‘At the birth of our planet the most beautiful encounter between land and sea happened at the coast of Montenegro. When the pearls of nature were sown, handfuls of them were cast on this soil’. Lord Byron.
Situated on the Adriatic coastline, Montenegro is roughly the size of Northern Ireland. Yet for all that it’s modest size would initially suggest it is home to five wild and stunning national parks including the world’s second deepest canyon, the spectacular fjord which is the Bay of Kotor and an abundance of breathtaking scenery. The Bay of Kotor and the historic walled town of Kotor are included in the UNESCO World Heritage List.
The fjord penetrates 28 km into the mountains lined with ancient towns and stunning scenery from every sweep and curve of the road which skirts its perimeter. Steep, forest covered mountains plunge straight into the bay here while the coastal drive from Budva to Bar offers spectacular views with every turn.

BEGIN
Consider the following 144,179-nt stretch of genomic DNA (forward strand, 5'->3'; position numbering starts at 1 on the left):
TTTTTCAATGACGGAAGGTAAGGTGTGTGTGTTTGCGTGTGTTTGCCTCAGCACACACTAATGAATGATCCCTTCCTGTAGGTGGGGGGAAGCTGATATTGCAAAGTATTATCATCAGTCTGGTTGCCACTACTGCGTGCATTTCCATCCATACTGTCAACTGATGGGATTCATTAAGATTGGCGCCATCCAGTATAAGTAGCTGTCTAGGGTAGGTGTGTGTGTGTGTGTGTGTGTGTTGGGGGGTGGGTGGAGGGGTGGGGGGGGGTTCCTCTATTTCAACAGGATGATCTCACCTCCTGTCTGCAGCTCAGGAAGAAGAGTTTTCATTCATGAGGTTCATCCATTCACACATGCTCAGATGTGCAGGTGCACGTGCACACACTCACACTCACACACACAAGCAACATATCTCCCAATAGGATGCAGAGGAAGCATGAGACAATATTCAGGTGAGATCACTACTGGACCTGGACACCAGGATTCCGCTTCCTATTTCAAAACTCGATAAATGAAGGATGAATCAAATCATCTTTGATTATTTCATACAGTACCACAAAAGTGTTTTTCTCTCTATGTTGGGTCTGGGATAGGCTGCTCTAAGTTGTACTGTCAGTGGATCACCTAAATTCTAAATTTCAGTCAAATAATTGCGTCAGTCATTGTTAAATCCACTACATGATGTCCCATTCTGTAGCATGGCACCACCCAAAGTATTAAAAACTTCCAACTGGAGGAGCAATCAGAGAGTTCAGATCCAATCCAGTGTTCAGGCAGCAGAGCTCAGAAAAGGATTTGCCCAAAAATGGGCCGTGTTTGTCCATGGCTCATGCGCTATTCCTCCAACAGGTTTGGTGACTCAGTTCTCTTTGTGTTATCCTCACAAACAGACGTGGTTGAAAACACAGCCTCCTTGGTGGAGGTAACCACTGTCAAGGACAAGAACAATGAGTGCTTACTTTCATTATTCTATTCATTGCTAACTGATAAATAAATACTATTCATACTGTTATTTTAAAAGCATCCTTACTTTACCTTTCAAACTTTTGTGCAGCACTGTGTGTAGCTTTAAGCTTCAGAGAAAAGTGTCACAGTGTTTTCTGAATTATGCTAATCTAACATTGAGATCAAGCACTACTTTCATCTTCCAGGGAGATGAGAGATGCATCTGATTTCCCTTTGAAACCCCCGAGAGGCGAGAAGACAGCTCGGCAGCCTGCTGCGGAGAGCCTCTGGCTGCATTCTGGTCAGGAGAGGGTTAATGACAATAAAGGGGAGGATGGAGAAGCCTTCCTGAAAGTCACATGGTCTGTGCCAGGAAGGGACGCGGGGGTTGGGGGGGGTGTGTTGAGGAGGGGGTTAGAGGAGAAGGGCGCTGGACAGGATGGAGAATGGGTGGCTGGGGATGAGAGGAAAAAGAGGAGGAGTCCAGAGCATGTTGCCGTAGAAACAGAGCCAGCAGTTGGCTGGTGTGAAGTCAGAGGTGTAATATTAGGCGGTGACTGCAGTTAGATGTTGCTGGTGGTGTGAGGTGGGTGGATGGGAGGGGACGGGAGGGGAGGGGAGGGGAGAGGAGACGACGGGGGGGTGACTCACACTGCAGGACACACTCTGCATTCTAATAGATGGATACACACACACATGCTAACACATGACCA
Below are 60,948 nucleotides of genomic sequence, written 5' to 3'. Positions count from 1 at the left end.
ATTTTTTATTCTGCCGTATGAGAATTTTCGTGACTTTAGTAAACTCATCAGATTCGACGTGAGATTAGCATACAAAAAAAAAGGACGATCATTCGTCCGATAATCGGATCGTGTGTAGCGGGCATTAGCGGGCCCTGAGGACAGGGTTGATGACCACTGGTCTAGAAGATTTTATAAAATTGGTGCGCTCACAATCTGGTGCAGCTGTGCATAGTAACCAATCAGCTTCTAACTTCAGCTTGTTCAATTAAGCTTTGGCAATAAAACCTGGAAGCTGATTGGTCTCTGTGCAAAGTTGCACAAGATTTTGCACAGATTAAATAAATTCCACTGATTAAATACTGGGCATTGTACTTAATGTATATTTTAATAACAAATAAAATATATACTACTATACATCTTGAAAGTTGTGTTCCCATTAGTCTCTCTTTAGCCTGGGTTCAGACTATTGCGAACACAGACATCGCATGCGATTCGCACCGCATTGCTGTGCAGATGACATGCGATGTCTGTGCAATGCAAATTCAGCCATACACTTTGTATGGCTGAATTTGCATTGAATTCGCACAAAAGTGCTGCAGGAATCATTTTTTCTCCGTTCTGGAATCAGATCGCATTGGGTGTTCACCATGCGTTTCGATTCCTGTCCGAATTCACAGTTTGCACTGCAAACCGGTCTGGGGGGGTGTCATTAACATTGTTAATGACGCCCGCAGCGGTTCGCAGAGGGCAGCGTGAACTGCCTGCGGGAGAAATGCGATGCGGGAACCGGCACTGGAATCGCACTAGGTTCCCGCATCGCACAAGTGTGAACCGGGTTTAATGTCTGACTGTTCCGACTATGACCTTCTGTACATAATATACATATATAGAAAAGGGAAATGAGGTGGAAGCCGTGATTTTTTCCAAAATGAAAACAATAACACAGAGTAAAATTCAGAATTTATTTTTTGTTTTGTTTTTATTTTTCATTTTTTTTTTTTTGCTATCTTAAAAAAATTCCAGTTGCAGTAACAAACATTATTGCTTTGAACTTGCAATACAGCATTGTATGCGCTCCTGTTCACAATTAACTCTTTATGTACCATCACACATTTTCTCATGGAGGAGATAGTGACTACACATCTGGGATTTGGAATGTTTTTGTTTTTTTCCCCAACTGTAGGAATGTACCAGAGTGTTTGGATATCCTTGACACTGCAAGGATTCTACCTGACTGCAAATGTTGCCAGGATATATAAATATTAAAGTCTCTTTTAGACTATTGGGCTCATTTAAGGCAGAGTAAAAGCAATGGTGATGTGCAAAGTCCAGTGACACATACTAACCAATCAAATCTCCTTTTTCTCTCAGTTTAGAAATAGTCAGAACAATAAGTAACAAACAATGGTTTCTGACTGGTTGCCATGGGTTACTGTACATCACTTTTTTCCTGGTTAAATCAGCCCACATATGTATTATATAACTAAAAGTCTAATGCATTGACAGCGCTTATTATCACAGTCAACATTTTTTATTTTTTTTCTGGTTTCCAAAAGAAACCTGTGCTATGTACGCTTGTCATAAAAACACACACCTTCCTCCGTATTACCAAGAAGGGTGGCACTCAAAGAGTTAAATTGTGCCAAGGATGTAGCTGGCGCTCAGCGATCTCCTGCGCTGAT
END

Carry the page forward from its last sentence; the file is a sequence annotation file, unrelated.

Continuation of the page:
The coastal regions boast a typically Mediterranean climate, with the interior mountains rising to a height of 2522 m in Durmitor National Park. Sailing, swimming, diving and many other water sports can be enjoyed throughout a long summer season extending from April to October. The traditional beach holiday is also catered for here, especially at Ulcinj’s aptly named 13 km ‘Long Beach’. The mountains are ideal for hiking, mountain biking, camping and climbing in summer. Skiing is popular in the winter months. Fishing, bird watching, special interest holidays and Eco-tourism are also increasingly being catered for.
Declared in 1991 as an ecological state, the future success of this country is dependent on managing the delicate balance between promoting the growth of tourism and sustaining the ecological wildernesses in their pristine condition.